Here is a picture of my mom holding Hannah after she dressed her in winter pajamas (this picture was taken in April...in Texas!)
Yesterday, John, the kids and I went to the library together after getting flu shots and then taking hundreds of Christmas cards to the post office (all I have to say is, thank goodness for self-adhesive stamps and address labels!). The morning started out rather chilly, but then got progressively bitter cold as the wind picked up. When we opened the doors to leave the library and the freezing wind hit our faces, I saw this Asian lady running toward us saying, "Oh! The baby! Cover the baby!" Now, Hannah was bundled up nice and snug and I had a blanket for her, but all this lady saw was two little bare hands sticking out of the stroller into the icy cold. So she picked up the blanket on Hannah's lap and pulled it over Hannah's hands. Even though our car was only a few more yards away, she was NOT about to let us keep moving until she thought Hannah was sufficiently covered for the remaining distance!
Now, most people would find this a bit intrusive or invasive of personal space, but I actually found it to be rather endearing. My mom, who has now lived in the States for a longer period of time than she lived in Hong Kong, is still VERY Chinese in her thinking and behavior. What I'm about to say obviously doesn't apply to every Asian individual, but I think it well describes the vast majority of Asian moms. Let me give you a few of my favorite examples...
The year after John and I got married, we went on a family vacation to Estes Park, CO. On this particular day hiking in the mountains, it was raining sporadically and my mom was making everyone put on these plastic ponchos that she got at the dollar store 'just in case'. Well, on our way up to Dream Lake, we passed by this couple with a baby in one of those hiking back packs and the baby did not have a hat on. What started as a whisper of disapproval: "Look at them. That baby should have a hat on..." embarrassingly turned into a confrontation by my Chinese mom to these perfect strangers: "You should put a hat on your baby...her head's getting wet and cold."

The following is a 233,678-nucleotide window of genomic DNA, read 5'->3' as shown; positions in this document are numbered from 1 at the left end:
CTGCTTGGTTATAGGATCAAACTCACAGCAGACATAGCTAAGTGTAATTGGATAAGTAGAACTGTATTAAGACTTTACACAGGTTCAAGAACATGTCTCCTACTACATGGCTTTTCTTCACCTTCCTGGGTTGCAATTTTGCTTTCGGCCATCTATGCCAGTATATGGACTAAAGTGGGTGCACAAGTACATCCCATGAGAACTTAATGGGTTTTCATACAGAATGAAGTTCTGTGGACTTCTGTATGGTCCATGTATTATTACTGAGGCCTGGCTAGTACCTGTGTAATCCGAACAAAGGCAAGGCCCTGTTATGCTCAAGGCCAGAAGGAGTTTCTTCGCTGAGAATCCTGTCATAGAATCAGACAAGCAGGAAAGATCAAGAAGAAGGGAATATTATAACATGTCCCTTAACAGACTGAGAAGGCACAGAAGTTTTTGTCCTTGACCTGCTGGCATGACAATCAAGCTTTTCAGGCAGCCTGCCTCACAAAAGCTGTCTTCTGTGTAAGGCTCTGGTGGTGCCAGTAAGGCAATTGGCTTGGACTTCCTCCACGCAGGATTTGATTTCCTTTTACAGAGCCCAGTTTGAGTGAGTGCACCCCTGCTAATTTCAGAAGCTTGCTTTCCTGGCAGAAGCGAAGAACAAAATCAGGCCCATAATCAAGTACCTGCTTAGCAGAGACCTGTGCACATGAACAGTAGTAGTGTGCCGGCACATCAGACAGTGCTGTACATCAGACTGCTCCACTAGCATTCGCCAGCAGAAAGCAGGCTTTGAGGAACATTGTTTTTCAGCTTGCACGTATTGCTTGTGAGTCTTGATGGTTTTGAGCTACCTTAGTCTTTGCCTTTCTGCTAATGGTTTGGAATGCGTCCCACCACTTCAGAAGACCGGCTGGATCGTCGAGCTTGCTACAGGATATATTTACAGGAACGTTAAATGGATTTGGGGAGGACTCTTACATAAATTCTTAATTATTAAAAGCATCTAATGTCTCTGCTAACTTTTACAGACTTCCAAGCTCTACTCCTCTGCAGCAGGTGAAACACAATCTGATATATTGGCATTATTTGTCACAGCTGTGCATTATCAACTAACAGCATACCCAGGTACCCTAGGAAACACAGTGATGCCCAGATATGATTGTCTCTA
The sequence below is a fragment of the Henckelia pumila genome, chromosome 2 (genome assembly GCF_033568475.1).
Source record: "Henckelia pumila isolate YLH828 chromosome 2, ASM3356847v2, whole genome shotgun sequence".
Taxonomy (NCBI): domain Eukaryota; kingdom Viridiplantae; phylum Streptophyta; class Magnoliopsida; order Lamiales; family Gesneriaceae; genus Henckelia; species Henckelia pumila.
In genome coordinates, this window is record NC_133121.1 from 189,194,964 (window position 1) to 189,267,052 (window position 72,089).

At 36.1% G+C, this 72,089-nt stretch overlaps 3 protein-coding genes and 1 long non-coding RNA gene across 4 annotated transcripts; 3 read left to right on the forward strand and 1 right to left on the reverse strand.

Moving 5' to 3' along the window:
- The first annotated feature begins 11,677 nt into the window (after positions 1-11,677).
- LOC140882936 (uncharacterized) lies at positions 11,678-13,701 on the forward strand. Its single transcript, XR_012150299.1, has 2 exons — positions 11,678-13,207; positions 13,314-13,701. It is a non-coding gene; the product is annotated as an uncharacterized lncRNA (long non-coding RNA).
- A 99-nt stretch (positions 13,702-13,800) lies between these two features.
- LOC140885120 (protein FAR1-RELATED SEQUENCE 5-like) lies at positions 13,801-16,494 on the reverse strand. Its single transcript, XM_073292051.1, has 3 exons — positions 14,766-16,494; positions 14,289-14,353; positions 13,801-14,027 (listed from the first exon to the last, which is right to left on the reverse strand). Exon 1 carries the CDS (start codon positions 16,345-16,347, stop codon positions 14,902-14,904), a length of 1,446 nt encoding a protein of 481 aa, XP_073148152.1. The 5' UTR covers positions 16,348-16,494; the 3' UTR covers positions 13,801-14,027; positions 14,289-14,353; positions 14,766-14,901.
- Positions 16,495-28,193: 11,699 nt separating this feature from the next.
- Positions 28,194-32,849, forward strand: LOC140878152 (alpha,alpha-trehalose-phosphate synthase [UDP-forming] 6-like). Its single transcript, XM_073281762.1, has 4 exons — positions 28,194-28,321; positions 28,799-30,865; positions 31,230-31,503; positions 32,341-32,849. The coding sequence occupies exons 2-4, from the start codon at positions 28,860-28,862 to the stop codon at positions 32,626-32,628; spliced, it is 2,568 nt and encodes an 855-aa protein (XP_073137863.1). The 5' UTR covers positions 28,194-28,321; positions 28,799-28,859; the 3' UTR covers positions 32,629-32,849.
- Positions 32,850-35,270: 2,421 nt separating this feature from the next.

The winter after Christopher was born, John went with a group of people to China. While there, they traveled from city to city, much of it by train. According to John, it was standing room only for hours on the train and sweltering hot. So he was delighted to step off the train without his coat on in sub-zero temperatures. That is, until an elderly Chinese woman who spoke no English patted him on his bare arm several times and shook her finger at him!
After we got home from the library yesterday, John told me I should call my mom and tell her about the latest event that reminded us of her. (My mom knows that we get lots of laughs at her expense, but she secretly loves it!) I then began to imagine the conversation in my mind and realized that after a quick recognition of the humor in this story, she would move to justify this woman's actions and then ask me why I didn't have mittens on Hannah on such a cold day. I decided not to call, but I'll probably get a call after she reads this blog post...
This tightly swaddled baby just might pass my mom's inspection.